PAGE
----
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Dubai frees woman who alleged rape

DUBAI, United Arab Emirates — A Norwegian woman at the center of a rape-claim dispute said Monday officials dropped her 16-month sentence for having sex outside marriage in the latest clash between Dubai’s Islamic-based legal codes and its branding as a Western-friendly haven.

Dubai authorities hope pardoning the 24-year-old woman will allow them to sidestep another potentially embarrassing blow to the city’s heavily promoted image as a forward-looking model of luxury, excess, and cross-cultural understanding.

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‘‘I am very, very happy,’’ Marte Deborah Dalelv said after she was cleared by order of Dubai’s ruler. ‘‘I am overjoyed.’’

But the case points to wider issues embedded in the rapid rise of Gulf centers such as Dubai and Qatar’s capital of Doha, host for the 2022 World Cup. These cities’ cosmopolitan ambitions are often at odds with the tug of traditional views on sex and alcohol.

Nowhere in the region are the two sides more in potential conflict than Dubai, where the expatriate workforce outnumbers locals 5 to 1 and millions of tourists arrive each year with high-end fun on their minds.

Most foreign residents and visitors coast through Dubai’s relatively tolerant lifestyle. Women in full Islamic coverings shop alongside others in miniskirts, and liquor flows at resorts and restaurants. Yet once authorities determine a legal line has been crossed, it’s often difficult and bewildering for the suspects.

Dalelv, in Dubai for a business meeting, said she told police in March that she was raped by a co-worker after a night that included cocktails. She was held in custody for four days and sentenced last week for illicit sex outside marriage and alcohol consumption — which is technically illegal without a proper license, but the rule is rarely enforced.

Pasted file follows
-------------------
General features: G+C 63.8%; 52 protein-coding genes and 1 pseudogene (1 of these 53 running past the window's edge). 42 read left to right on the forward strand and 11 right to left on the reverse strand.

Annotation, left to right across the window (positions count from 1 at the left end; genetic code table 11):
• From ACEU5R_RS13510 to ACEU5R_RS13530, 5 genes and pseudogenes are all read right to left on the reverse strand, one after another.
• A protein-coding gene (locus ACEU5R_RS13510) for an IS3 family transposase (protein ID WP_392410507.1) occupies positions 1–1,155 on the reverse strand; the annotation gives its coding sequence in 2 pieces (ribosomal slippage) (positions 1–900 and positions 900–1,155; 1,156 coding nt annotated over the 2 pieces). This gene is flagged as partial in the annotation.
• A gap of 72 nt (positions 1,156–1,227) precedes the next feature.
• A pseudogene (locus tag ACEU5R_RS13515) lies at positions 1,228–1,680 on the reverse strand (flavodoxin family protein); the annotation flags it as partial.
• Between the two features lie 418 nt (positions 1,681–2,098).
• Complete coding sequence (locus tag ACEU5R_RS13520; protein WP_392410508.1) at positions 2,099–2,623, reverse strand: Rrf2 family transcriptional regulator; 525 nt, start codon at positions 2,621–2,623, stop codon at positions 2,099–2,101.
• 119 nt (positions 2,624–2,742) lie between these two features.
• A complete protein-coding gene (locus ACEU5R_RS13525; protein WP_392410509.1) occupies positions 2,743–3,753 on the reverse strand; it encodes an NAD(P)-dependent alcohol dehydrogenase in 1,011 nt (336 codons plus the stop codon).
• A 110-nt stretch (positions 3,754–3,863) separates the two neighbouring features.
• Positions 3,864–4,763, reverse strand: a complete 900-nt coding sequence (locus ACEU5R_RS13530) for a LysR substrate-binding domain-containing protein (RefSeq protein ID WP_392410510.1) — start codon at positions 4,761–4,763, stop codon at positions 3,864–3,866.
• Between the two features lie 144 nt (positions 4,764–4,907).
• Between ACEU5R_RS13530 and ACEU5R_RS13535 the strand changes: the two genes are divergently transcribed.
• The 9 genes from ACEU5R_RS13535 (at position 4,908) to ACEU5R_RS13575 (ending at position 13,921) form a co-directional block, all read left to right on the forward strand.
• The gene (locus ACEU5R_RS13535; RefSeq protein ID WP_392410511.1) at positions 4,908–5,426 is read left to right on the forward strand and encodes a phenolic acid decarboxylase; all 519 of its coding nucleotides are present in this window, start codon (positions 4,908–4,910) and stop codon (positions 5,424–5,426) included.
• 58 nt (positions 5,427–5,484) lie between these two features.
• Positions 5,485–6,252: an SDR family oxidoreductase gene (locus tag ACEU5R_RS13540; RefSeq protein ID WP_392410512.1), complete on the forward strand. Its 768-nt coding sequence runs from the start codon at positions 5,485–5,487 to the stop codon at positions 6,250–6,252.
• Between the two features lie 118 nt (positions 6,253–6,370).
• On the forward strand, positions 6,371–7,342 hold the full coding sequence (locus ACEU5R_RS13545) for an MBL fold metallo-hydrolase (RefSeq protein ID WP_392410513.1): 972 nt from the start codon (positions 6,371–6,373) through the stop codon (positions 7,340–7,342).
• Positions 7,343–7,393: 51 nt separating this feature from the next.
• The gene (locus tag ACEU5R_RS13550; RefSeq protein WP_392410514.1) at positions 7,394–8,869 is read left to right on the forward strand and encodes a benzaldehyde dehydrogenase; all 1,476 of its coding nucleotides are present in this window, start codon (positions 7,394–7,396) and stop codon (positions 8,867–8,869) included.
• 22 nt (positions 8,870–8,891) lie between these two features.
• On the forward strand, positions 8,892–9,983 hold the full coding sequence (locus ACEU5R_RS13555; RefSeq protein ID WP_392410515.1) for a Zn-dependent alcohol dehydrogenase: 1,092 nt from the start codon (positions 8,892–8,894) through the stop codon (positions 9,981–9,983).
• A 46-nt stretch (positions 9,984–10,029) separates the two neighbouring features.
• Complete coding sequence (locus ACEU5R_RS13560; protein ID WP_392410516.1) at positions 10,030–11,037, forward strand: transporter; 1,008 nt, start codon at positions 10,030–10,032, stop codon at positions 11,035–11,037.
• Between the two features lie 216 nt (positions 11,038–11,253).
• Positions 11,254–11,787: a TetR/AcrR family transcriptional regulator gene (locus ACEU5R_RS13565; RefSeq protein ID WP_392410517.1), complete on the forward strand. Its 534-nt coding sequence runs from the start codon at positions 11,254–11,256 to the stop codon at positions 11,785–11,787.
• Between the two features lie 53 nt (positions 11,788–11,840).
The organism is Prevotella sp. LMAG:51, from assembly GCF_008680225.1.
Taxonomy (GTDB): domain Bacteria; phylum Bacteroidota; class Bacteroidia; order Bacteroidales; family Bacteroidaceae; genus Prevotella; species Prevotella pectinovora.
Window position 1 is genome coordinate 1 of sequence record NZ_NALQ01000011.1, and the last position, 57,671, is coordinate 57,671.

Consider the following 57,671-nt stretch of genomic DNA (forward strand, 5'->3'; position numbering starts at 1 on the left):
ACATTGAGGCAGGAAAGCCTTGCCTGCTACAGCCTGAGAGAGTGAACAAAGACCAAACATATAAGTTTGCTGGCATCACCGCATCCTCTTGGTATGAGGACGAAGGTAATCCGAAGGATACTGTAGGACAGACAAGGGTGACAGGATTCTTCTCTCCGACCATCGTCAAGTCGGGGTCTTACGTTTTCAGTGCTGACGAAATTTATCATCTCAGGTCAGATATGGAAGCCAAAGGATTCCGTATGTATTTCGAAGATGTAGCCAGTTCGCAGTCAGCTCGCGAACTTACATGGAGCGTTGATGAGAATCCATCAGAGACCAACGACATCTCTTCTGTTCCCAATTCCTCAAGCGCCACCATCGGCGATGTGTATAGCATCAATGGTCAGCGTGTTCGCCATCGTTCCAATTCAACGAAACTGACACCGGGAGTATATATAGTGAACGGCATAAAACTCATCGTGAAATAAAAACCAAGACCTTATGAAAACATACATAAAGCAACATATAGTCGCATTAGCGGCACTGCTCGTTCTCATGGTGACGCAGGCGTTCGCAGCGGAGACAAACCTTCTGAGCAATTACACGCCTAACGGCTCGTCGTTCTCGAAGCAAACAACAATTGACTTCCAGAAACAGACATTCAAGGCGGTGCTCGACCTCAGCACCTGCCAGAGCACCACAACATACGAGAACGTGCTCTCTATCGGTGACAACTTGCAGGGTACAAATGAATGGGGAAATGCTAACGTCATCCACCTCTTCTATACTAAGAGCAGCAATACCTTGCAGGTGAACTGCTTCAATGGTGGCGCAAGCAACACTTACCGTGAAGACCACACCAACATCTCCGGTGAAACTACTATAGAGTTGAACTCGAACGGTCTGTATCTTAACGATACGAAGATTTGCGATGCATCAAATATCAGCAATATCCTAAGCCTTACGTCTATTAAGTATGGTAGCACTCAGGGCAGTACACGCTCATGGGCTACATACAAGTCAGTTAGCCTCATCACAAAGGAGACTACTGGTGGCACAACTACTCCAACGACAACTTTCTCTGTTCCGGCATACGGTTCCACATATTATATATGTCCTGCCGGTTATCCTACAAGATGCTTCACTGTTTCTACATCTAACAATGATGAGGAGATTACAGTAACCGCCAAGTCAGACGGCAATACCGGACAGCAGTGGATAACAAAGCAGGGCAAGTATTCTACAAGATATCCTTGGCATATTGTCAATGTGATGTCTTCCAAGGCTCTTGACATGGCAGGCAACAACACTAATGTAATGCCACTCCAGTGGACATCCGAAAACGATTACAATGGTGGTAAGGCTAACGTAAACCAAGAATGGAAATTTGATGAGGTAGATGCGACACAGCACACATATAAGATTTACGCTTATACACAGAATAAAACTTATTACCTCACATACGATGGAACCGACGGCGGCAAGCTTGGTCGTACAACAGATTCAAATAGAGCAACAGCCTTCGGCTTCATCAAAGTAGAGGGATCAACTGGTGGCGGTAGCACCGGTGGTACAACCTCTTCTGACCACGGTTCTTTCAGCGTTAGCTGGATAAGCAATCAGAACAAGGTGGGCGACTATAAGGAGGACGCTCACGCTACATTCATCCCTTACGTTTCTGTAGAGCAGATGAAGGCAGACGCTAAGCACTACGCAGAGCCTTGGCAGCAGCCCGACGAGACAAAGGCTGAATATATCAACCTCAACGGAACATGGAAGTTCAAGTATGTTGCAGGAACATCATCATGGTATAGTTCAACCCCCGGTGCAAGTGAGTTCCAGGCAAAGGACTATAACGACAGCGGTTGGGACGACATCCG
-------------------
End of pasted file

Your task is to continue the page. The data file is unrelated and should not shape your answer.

The alleged attacker, a 33-year-old Sudanese man, was charged with the same offenses and received a 13-month sentence. He was also cleared by a pardon, according to Dalelv.

Rape prosecutions are complicated in the United Arab Emirates because — as in some other countries influenced by Islamic law — conviction requires either a confession or the testimony of adult male witnesses.

In a twist that often shocks Westerners, allegations of rape can boomerang into illegal sex charges against the accuser. In 2008, an Australian woman said she was jailed for eight months after claiming she was gang-raped at a hotel.

Fears of sex-outside-marriage charges also lead some single domestic workers to abandon babies or seek back-room abortions.

Other, less serious, cases have also shed light on the tensions in Dubai. In 2009, a British couple was sentenced to one month each in prison after an Emirati woman claimed they engaged in an overly passionate kiss. Motorists have been convicted for a rude gesture in a moment of road rage.

‘‘I have my passport back. I am pardoned,’’ said Dalelv, who worked for an interior design firm in Qatar. ‘‘I am free.’’

A statement Saturday from Dalelv’s Qatar-based employer, Al Mana Interiors, said she was dismissed from her job after she ‘‘ceased communications’’ with the company following the alleged rape. But Thomas Lundgren, owner of The ONE, the Dubai company that franchises Al Mana, was quoted Monday by Arabianbusiness.com as saying the firing was ‘‘a mistake’’ and said she can return.

In Norway, Foreign Minister Espen Barth Eide told the Norwegian news agency NTB that media attention and Norway’s diplomatic measures helped Dalelv.

Norway also reminded the United Arab Emirates of obligations under United Nations accords to seriously investigate claims of violence against women.

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